World Library  
Flag as Inappropriate
Email this Article

Middle Italy (political party)

Middle Italy
Italia di Mezzo
Leader Marco Follini
Founded 21 October 2006 (2006-10-21)
Dissolved 14 October 2007 (2007-10-14)
Split from Union of Christian and Centre Democrats
Merged into Democratic Party
Ideology Centrism
Christian democracy
National affiliation The Union
International affiliation None
European affiliation None

Middle Italy[1][2][3] (Italia di mezzo, IdM) was an centrist Italian political grouping founded in 2006 by Marco Follini, Senate member and former leader of the Union of Christian and Centre Democrats (UDC, 2002–05), and Riccardo Conti, member of the Chamber of Deputies. Initially founded as a free political association in support of the "no" vote for the 2006 constitutional referendum, it became a party on 21 October 2006, after Follini announced his resignations from the UDC caucus.

The primary goal of this political movement was to attract all those voters who were unsatisfied by the Italian political system, based on the often harsh contrapposition between the centre-left Union and the centre-right House of Freedoms, and to change, or, better, to produce the end of bi-polarism. However, IdM supported then-Prime Minister Romano Prodi in a confidence vote and then entered The Union.

Never having contested an election on its own, the party merged into the Democratic Party (PD) at its founding on 14 October 2007. Most of its members did not follow Follini in that decision and switched to Italy of the Centre, led by former Minister of the Interior Vincenzo Scotti.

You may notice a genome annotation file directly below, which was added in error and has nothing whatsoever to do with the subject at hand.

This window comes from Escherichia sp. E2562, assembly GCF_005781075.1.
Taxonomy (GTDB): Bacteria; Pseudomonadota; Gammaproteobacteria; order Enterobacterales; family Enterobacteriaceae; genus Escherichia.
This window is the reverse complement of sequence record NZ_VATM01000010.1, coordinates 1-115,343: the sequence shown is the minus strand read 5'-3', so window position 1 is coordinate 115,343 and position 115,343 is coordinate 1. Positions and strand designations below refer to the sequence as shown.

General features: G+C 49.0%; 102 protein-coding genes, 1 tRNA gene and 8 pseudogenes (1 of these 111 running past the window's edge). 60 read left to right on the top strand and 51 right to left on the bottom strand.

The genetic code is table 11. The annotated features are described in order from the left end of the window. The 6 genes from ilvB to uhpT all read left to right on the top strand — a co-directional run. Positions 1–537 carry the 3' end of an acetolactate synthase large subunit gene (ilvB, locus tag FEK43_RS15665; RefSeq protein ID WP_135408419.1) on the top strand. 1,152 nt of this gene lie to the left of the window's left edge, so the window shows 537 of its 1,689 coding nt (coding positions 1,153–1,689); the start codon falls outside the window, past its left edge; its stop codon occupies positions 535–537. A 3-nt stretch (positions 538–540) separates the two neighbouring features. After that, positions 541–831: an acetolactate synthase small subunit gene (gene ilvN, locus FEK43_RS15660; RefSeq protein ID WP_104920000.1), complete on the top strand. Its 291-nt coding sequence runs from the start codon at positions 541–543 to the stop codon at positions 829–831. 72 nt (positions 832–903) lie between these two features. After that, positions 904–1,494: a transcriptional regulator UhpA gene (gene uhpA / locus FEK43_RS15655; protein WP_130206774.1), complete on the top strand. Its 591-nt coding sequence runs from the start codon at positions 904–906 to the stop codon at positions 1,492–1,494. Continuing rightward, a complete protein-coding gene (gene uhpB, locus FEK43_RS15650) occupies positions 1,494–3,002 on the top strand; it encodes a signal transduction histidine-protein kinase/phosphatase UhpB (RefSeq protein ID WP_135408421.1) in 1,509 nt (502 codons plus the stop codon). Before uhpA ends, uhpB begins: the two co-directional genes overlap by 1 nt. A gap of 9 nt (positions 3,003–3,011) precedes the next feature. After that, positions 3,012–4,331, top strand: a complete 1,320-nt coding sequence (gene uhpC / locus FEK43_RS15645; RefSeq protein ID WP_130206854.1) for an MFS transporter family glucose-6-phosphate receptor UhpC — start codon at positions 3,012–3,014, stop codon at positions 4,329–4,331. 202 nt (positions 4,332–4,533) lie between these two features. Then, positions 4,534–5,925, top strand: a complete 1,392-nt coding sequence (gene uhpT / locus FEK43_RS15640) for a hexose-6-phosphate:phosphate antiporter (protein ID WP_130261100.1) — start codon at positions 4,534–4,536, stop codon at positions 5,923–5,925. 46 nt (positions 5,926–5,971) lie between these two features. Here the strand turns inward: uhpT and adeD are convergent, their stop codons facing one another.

1. ^
  2. ^ Scherer, Steve (2007-02-23). "Prodi Allies Say They Have Support to Form New Italy Government". Bloomberg. Retrieved 2014-07-10. 
  3. ^ Friday, October 20, 2006 - 10:08 (2006-10-20). "Follini quits UDC party". ITALY Magazine. Retrieved 2014-07-10. 

External links

  • Official website
This article was sourced from Creative Commons Attribution-ShareAlike License; additional terms may apply. World Heritage Encyclopedia content is assembled from numerous content providers, Open Access Publishing, and in compliance with The Fair Access to Science and Technology Research Act (FASTR), Wikimedia Foundation, Inc., Public Library of Science, The Encyclopedia of Life, Open Book Publishers (OBP), PubMed, U.S. National Library of Medicine, National Center for Biotechnology Information, U.S. National Library of Medicine, National Institutes of Health (NIH), U.S. Department of Health & Human Services, and, which sources content from all federal, state, local, tribal, and territorial government publication portals (.gov, .mil, .edu). Funding for and content contributors is made possible from the U.S. Congress, E-Government Act of 2002.
Crowd sourced content that is contributed to World Heritage Encyclopedia is peer reviewed and edited by our editorial staff to ensure quality scholarly research articles.
By using this site, you agree to the Terms of Use and Privacy Policy. World Heritage Encyclopedia™ is a registered trademark of the World Public Library Association, a non-profit organization.

Copyright © World Library Foundation. All rights reserved. eBooks from Project Gutenberg are sponsored by the World Library Foundation,
a 501c(4) Member's Support Non-Profit Organization, and is NOT affiliated with any governmental agency or department.